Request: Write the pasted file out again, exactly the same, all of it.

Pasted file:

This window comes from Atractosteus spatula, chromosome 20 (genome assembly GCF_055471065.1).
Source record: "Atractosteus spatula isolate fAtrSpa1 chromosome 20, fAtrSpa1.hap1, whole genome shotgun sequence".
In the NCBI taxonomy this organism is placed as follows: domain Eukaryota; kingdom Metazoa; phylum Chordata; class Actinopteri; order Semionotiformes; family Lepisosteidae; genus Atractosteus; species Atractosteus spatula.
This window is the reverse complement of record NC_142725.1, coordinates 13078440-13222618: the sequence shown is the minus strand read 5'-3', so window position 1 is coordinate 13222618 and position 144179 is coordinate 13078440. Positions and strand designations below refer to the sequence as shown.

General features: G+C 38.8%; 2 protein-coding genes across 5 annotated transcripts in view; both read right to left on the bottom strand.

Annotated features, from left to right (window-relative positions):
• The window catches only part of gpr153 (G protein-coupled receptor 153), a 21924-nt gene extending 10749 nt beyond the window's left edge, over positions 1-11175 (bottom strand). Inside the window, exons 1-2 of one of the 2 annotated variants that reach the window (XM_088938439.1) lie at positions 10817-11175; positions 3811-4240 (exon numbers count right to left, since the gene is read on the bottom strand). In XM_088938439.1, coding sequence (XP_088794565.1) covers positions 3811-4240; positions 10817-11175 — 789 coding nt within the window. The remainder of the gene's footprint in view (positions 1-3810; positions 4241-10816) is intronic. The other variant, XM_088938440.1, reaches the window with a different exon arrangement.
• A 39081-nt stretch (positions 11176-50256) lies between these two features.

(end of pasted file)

This window comes from Atractosteus spatula, chromosome 20 (genome assembly GCF_055471065.1).
Source record: "Atractosteus spatula isolate fAtrSpa1 chromosome 20, fAtrSpa1.hap1, whole genome shotgun sequence".
In the NCBI taxonomy this organism is placed as follows: domain Eukaryota; kingdom Metazoa; phylum Chordata; class Actinopteri; order Semionotiformes; family Lepisosteidae; genus Atractosteus; species Atractosteus spatula.
This window is the reverse complement of record NC_142725.1, coordinates 13078440-13222618: the sequence shown is the minus strand read 5'-3', so window position 1 is coordinate 13222618 and position 144179 is coordinate 13078440. Positions and strand designations below refer to the sequence as shown.

General features: G+C 38.8%; 2 protein-coding genes across 5 annotated transcripts in view; both read right to left on the bottom strand.

Annotated features, from left to right (window-relative positions):
• The window catches only part of gpr153 (G protein-coupled receptor 153), a 21924-nt gene extending 10749 nt beyond the window's left edge, over positions 1-11175 (bottom strand). Inside the window, exons 1-2 of one of the 2 annotated variants that reach the window (XM_088938439.1) lie at positions 10817-11175; positions 3811-4240 (exon numbers count right to left, since the gene is read on the bottom strand). In XM_088938439.1, coding sequence (XP_088794565.1) covers positions 3811-4240; positions 10817-11175 — 789 coding nt within the window. The remainder of the gene's footprint in view (positions 1-3810; positions 4241-10816) is intronic. The other variant, XM_088938440.1, reaches the window with a different exon arrangement.
• A 39081-nt stretch (positions 11176-50256) lies between these two features.